VOGONS


Reply 40 of 50, by FGB

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OK Mr. Junkie,
I think we have a misunderstanding. Of course we both can count, I don't really doubt it 😵
In my original post I said there is no "standard drop in replacement" for socket PGA132 which is faster than the SXL2-50. What I really wanted to say is that there is no native CPU above the SXL2-50 in this CPU line. Of course there are socket PGA168 CPUs on a converter for the PGA132 socket, and the nice SXL2-66 you showed in the thread, but I wouldn't call then native PGA132 CPUs. I hope this claifies what I intended to say. I think my term "standard drop in replacement" was a bit misleading.

Cheers,
Fabian

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Reply 41 of 50, by feipoa

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It really just depends on what you want to include in your definition. This doesn't really seem like a point worth debating. If including interposers, there is also the IBM Blue Lightning BL3, which is faster than the SXL2-66. The fastest PGA-132 CPU without an interposer is either the Cyrix DRx2-66 or the TI SXL2-50.

When I read the OP title, I interpret this as why are there no PGA-168 to PGA-132 adapters to allow for use of any PGA-168 CPU on PGA-132 motherboard. For this case, there is the Transcomputer module, which seems to work pretty well.

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Reply 42 of 50, by Jo22

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I think that's really depending on the each person's point of view.
Some chips left the factory with interposers, some got them aftwerwards.
Same with mainboards/chipsets. Some were pure (386 or 486), some were hybrids (386+486)..

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In what to one race is no time at all, another race can rise and fall..." - The Minstrel

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Reply 43 of 50, by 386_junkie

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386SX wrote:

did a socket adapter ever exist to put a 486 maybe the lower models onto a 386 socket?

It seems now that it did...

I hope to reverse engineer and create a copy from this one... maybe even make a socket version... rather than QFP.

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Reply 44 of 50, by feipoa

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What the heck is this? Why would anyone want to use a 386 CPU on a 486 motherboard? Very fascinating find. Did you try this in a socket 3 motherboard?

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Reply 45 of 50, by Imperious

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That might make sense with respect to the slowest 486 cpus, like 486sx16 and 486sx25.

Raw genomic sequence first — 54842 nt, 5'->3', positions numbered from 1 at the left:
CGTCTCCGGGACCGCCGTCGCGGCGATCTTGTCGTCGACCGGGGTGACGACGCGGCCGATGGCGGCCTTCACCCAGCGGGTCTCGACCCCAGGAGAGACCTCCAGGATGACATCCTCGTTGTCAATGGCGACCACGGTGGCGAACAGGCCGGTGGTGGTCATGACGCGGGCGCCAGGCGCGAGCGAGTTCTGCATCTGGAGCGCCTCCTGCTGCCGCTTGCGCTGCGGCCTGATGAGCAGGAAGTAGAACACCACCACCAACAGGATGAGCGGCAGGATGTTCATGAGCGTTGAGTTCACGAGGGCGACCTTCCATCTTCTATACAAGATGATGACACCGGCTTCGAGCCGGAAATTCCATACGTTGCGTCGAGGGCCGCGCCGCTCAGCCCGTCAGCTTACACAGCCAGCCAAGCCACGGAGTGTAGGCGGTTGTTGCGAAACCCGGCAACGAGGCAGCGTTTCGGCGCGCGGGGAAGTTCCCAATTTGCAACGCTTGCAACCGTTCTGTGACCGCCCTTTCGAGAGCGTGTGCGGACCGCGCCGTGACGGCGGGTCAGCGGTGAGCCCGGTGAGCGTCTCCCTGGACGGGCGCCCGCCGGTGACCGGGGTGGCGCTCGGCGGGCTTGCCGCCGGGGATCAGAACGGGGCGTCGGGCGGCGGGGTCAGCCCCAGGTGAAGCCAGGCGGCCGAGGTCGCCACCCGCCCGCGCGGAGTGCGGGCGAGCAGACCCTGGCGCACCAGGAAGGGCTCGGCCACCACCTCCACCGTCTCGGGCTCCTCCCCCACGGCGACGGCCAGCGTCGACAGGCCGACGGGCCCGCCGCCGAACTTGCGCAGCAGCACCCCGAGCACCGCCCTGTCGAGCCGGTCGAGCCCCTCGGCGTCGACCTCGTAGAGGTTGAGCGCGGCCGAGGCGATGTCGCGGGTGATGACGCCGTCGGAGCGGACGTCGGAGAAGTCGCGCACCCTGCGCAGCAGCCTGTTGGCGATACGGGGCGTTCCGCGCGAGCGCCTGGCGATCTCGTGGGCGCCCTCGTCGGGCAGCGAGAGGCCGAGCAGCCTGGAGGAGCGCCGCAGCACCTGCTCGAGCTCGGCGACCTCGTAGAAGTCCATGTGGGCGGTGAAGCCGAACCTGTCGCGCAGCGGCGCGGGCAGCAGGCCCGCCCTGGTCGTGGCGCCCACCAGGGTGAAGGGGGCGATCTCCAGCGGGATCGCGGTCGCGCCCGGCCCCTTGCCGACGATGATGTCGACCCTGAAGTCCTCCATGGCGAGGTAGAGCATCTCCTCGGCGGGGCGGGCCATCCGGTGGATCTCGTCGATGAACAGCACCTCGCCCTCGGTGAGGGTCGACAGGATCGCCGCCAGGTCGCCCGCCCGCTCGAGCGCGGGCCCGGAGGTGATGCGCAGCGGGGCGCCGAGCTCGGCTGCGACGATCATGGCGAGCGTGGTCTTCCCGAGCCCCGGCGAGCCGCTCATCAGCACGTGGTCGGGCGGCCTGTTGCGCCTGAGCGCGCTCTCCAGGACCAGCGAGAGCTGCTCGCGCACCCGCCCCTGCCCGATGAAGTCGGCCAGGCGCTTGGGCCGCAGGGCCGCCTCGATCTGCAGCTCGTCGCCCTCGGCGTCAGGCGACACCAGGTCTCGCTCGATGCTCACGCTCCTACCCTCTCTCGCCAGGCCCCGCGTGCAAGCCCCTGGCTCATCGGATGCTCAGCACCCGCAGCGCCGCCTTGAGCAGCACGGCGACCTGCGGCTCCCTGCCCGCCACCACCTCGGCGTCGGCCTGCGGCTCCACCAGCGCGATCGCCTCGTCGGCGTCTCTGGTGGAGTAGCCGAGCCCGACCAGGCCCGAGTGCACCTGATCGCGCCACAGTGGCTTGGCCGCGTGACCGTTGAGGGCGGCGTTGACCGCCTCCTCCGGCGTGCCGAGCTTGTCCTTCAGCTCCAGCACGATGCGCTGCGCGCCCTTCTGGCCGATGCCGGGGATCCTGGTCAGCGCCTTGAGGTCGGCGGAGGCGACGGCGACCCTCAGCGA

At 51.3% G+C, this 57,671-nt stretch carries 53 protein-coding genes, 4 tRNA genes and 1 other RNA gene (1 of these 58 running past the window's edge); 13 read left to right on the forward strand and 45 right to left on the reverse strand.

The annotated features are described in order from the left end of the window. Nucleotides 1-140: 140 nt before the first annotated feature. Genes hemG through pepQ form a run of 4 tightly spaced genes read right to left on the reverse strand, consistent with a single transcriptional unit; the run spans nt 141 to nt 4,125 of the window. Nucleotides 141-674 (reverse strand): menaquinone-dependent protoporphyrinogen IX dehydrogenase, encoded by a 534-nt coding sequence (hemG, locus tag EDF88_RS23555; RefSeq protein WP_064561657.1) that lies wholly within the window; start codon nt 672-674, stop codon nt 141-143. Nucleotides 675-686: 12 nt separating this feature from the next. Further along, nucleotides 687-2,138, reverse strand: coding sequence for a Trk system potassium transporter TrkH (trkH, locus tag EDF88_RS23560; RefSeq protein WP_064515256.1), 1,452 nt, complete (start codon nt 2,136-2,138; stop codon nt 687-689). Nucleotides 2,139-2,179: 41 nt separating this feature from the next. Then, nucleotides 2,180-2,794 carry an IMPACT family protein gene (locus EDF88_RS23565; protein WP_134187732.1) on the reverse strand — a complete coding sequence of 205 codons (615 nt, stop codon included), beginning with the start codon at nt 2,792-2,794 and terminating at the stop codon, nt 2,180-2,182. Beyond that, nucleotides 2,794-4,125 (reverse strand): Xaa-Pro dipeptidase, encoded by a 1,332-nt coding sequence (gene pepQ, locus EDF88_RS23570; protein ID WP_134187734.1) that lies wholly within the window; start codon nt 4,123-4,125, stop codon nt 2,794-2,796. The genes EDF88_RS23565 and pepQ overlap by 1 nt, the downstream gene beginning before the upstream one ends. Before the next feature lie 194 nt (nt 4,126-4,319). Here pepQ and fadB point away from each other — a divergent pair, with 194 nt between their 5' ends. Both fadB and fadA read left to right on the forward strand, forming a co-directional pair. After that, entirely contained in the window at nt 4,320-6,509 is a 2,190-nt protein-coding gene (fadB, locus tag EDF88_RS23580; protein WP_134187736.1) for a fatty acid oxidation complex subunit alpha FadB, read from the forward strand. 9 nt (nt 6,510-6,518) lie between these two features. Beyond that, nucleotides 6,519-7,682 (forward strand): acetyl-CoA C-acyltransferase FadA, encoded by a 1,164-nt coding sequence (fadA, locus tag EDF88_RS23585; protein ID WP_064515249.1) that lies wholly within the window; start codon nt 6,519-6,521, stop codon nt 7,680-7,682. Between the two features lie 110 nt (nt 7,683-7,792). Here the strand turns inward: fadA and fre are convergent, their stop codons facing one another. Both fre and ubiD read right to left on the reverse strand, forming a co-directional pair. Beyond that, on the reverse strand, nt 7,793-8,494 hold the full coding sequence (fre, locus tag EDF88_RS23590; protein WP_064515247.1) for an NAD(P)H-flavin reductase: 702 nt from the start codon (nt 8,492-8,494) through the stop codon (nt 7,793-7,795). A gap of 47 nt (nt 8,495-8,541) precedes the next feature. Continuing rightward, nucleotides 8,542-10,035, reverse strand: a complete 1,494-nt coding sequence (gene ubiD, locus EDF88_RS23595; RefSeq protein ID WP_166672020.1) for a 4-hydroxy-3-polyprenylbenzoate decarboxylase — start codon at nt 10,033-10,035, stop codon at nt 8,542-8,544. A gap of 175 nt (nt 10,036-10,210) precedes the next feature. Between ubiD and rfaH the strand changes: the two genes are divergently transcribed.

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Reply 46 of 50, by gerwin

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386_junkie wrote:

I hope to reverse engineer and create a copy from this one... maybe even make a socket version... rather than QFP.

Have you tested this to work? It is very interesting indeed. It seems to be a relatively simple device. But what is the deal with the two extra rows of contacts within the socket 3 pins? Was another chip supposed to be placed there?
Hope you can share the wire routing diagram at some point.

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Reply 47 of 50, by 386_junkie

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gerwin wrote:
386_junkie wrote:

I hope to reverse engineer and create a copy from this one... maybe even make a socket version... rather than QFP.

Have you tested this to work? It is very interesting indeed. It seems to be a relatively simple device. But what is the deal with the two extra rows of contacts within the socket 3 pins? Was another chip supposed to be placed there?
Hope you can share the wire routing diagram at some point.

Have created a separate thread which will get updated as I go, there you will find progress so far: -

486 to 386 CPU module

Sure, any work I do on it will be freely available to all.

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Reply 48 of 50, by 386_junkie

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feipoa wrote:

Why would anyone want to use a 386 CPU on a 486 motherboard?

Let me retort... what technology is available to a 486,.. that is not to a 386?

...

I'm thinking along the lines of... PCI bus, 3D cards, chipsets etc... but I guess that would only be the beginning, it opens a door.

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Reply 49 of 50, by Anonymous Coward

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As I stated in the other thread, this was likely an adapter for certain hybrid 386/486 boards. I really doubt it would work on a PCI motherboard.

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Reply 50 of 50, by rmay635703

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386SX wrote on 2015-09-16, 10:44:

I've read somewhere that a 386 clocked 50Mhz was scheduled but not released. Is it true?

There were 50, 66,75 and even 100mhz overdrives that theoretically fit a 386 board albeit labeled 486dlc

AMD considered an actual 386 early on around the time they released the AM386sx but 40mhz 386 boards were already built with specially selected and binned components and cache so it was scrapped. As the AM386dx was releasing AMD was already in the middle of developing an AM486

Add to this the 386dx40 already was competing with the 486sx 25 and a 50mhz 386 variant brought nothing additional to the marketing dept